Thursday, October 27, 2011

A new project...

It has been a while since I have felt inclined to write here, not for any negative reason, but because my writing time has been colonised by another project - one about which I am both excited and apprehensive. 

I have long believed that every idea that refuses to disappear, that remains tucked at the back of one's consciousness, will have its day. Sometimes that idea just needs a little encouragement, a shove. So it has been here. Back at the end of July I got an out-of-the-blue email from Marion... 

Hi Jane,We digitised this on the library website recently. I thought you might be interested. Ogier Content Manager Digital Library Web Team

This digitised, 1935 booklet about Governors Bay surfaced an idea that had been lurking for some time - that I might write about the communities at the head of Whakaraupo/Lyttelton Harbour - Teddington, Allandale, Ohinetahi, Governors Bay. My first thought was to interview long-standing residents of the 'Head of the Bay' and compile a digital archive. With this idea in mind I contacted David Bundy whom everyone pointed to as the authority on Bay history. In the course of a two-hour conversation, David mentioned the need for a book about the history of the Head of the Bay communities. I sat there and said "I would love to do that". 

Gulp! Here was me, someone who usually does things first and then talks about them afterwards, making a public statement, a commitment of sorts. My response was a measure of just how much the idea energised me. Later an email of encouragement from David...
Hello Jane,
Looked at the Library material sent. Remember most of those names, where they lived etc. How can i encourage you re the proposed book? Have some archive stuff here, a small no. of photos. Anything that is here will be available, would be so glad to see it contribute towards a book. Have done bits & pieces of research but only where it relates to an Historic Project, ie. the Lockup at Allandale and the TB Museum at Lyttelton.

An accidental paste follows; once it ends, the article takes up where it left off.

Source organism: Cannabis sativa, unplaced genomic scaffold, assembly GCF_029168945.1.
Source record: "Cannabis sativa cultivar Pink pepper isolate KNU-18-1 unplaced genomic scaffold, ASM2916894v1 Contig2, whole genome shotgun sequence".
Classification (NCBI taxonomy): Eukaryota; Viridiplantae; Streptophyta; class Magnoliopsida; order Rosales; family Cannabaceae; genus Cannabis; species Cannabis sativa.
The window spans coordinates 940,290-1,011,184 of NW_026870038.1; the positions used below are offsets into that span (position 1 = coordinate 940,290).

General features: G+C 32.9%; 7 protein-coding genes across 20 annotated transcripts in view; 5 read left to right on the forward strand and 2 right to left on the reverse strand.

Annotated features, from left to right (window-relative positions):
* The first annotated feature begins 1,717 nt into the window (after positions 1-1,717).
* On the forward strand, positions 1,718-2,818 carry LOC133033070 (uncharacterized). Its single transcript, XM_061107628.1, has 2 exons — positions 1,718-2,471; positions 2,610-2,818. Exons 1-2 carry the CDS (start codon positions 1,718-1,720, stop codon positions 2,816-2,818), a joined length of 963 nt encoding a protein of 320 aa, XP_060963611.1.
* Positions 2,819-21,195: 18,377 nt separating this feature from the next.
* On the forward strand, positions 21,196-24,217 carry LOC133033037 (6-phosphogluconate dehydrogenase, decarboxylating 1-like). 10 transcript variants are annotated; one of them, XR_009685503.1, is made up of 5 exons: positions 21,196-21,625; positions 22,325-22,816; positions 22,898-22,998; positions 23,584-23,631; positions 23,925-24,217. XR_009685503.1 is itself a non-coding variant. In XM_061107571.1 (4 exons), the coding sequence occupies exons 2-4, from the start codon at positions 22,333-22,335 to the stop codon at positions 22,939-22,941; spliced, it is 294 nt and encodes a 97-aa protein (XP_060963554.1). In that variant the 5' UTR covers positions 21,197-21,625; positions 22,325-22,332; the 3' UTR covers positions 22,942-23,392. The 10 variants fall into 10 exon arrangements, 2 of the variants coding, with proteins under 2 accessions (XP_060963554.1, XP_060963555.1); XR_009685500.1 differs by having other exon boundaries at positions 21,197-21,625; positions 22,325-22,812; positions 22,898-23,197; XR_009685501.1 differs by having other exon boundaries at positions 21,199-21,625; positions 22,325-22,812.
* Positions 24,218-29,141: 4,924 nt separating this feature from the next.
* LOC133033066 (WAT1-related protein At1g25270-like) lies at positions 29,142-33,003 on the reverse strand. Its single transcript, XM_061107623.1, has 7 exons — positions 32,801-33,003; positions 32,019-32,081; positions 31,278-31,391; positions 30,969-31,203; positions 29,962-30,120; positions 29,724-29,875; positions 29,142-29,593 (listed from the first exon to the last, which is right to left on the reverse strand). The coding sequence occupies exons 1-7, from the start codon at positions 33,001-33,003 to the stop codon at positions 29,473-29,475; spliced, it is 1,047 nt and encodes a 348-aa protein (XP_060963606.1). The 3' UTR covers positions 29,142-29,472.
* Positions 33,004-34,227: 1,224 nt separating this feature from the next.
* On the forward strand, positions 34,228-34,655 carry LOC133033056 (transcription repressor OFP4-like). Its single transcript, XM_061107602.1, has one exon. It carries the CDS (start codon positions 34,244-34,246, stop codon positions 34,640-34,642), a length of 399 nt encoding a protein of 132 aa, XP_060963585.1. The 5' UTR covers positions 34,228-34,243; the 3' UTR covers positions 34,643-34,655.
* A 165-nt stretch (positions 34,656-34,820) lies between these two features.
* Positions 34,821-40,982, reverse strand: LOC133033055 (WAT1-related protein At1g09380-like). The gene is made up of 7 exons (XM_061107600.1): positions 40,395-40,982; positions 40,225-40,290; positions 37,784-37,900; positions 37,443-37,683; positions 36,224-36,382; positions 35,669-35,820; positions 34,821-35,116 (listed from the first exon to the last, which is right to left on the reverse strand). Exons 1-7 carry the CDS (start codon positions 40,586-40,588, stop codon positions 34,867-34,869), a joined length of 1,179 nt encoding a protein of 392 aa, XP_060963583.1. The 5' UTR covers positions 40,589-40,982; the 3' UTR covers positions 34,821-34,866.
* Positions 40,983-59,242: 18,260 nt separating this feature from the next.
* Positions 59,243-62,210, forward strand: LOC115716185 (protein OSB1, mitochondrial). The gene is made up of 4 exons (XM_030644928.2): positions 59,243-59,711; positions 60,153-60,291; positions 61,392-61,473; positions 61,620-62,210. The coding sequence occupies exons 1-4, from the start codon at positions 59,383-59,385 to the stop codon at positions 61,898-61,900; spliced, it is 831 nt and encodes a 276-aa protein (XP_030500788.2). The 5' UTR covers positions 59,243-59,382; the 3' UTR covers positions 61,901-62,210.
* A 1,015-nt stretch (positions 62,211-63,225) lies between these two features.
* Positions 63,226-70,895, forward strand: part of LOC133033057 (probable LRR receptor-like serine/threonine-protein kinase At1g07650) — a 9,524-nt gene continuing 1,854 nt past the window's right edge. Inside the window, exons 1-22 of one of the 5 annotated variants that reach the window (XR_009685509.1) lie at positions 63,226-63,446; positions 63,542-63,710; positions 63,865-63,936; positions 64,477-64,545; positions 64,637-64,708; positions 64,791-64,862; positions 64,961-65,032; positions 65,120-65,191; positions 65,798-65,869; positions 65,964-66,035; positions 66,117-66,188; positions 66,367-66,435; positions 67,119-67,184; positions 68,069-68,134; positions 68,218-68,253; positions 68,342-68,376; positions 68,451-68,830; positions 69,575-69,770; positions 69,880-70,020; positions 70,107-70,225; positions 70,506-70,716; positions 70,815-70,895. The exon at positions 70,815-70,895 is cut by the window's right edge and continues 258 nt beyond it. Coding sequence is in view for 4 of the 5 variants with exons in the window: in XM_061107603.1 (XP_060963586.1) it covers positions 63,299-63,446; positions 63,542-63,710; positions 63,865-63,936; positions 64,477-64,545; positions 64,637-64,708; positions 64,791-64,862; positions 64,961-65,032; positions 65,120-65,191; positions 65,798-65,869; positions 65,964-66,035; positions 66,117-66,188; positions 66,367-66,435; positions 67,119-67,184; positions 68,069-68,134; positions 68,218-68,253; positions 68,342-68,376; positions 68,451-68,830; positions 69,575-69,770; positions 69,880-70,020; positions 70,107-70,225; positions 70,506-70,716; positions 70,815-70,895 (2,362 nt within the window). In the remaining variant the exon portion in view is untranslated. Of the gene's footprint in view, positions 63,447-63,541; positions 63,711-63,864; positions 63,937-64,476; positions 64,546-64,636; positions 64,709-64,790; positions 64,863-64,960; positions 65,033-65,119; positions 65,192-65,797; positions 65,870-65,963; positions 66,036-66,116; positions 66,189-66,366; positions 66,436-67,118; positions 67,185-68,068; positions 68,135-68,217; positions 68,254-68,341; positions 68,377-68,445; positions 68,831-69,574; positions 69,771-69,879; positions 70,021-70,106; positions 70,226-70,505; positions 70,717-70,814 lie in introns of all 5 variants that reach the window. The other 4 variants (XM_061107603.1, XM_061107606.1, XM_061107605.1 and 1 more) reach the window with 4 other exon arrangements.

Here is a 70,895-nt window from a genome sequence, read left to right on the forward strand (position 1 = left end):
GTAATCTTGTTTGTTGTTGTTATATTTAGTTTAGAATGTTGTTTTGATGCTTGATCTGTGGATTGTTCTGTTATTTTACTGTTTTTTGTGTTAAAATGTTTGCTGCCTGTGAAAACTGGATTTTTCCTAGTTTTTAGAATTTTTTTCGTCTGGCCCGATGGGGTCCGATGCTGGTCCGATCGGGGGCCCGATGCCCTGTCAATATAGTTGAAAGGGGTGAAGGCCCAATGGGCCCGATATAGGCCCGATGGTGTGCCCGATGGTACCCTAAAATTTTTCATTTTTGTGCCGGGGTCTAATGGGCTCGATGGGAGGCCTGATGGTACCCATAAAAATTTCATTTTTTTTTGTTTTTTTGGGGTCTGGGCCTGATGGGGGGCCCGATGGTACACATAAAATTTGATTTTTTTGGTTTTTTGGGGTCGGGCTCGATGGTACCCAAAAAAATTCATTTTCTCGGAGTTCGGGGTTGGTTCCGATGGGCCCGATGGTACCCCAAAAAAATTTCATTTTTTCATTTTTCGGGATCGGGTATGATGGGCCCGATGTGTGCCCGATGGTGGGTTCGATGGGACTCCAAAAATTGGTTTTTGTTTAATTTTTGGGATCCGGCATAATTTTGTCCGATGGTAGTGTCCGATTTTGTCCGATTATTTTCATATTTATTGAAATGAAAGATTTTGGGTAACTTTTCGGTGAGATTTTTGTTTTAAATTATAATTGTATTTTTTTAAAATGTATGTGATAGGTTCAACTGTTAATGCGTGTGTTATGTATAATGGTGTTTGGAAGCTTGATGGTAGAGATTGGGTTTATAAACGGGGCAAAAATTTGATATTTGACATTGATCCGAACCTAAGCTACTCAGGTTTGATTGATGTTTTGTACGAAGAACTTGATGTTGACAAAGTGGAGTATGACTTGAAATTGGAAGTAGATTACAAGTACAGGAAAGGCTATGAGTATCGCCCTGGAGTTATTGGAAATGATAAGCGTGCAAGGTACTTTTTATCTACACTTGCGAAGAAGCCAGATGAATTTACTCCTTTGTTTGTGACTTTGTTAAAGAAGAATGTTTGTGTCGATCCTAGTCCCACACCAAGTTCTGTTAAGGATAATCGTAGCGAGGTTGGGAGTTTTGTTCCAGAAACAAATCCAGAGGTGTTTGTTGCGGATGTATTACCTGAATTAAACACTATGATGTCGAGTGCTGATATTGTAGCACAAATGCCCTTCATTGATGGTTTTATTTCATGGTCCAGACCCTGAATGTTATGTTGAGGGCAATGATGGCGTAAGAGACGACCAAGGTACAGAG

Cheers, David.
The email from Marion, the positive response from David, have been enough to give the idea wings. The reality, of course, is fraught. It is not, as another friend put it, a commercial proposition. It is unlikely to attract a publisher for this reason. And I have to earn a living, however meagre - so it can only ever be a very part-time project. Nevertheless I want to do it - and my writing about it here is testament to that.

It is, perhaps, no coincidence that my blog is named 'Head of the Harbour'.


  1. Hi Jane,

    This is great. Local histories are gems. Have you read Elsie Locke's The end of the harbour? I will keep eyes and ears open for stuff.
    Nice to catch up the other day

  2. Thanks Marion. Very happy to have additional eyes and ears.
    Do you mean The Runaway Settlers? - or Mary Staypelton (sp?)-Smith? Yes to both.
    Was a good catch-up - and I now have the pie recipe :-)))

    Thanks for those positive vibes Niki :-)))